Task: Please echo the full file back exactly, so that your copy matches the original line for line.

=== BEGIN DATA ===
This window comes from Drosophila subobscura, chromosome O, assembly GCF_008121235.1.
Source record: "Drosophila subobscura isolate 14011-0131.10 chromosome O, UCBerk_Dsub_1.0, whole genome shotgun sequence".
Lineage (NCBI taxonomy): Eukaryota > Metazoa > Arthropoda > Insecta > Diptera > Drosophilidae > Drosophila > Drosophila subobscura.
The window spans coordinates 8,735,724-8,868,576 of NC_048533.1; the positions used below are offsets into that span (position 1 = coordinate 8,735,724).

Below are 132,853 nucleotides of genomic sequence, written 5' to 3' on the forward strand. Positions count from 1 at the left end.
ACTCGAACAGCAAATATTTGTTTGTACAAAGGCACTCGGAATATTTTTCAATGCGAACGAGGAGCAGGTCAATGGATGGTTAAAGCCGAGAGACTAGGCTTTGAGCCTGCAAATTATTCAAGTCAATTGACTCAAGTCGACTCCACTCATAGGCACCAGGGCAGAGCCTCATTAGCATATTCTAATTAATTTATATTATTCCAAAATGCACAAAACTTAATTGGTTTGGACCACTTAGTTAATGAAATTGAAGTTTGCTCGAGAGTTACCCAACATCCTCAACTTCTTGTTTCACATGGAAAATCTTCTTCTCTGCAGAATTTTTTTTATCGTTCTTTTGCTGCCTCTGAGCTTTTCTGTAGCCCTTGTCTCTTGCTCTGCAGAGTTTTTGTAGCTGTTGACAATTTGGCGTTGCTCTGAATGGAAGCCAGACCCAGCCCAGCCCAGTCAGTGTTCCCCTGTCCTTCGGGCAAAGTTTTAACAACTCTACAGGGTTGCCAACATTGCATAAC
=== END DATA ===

This window comes from Drosophila subobscura, chromosome O, assembly GCF_008121235.1.
Source record: "Drosophila subobscura isolate 14011-0131.10 chromosome O, UCBerk_Dsub_1.0, whole genome shotgun sequence".
Lineage (NCBI taxonomy): Eukaryota > Metazoa > Arthropoda > Insecta > Diptera > Drosophilidae > Drosophila > Drosophila subobscura.
The window spans coordinates 8,735,724-8,868,576 of NC_048533.1; the positions used below are offsets into that span (position 1 = coordinate 8,735,724).

Below are 132,853 nucleotides of genomic sequence, written 5' to 3' on the forward strand. Positions count from 1 at the left end.
ACTCGAACAGCAAATATTTGTTTGTACAAAGGCACTCGGAATATTTTTCAATGCGAACGAGGAGCAGGTCAATGGATGGTTAAAGCCGAGAGACTAGGCTTTGAGCCTGCAAATTATTCAAGTCAATTGACTCAAGTCGACTCCACTCATAGGCACCAGGGCAGAGCCTCATTAGCATATTCTAATTAATTTATATTATTCCAAAATGCACAAAACTTAATTGGTTTGGACCACTTAGTTAATGAAATTGAAGTTTGCTCGAGAGTTACCCAACATCCTCAACTTCTTGTTTCACATGGAAAATCTTCTTCTCTGCAGAATTTTTTTTATCGTTCTTTTGCTGCCTCTGAGCTTTTCTGTAGCCCTTGTCTCTTGCTCTGCAGAGTTTTTGTAGCTGTTGACAATTTGGCGTTGCTCTGAATGGAAGCCAGACCCAGCCCAGCCCAGTCAGTGTTCCCCTGTCCTTCGGGCAAAGTTTTAACAACTCTACAGGGTTGCCAACATTGCATAAC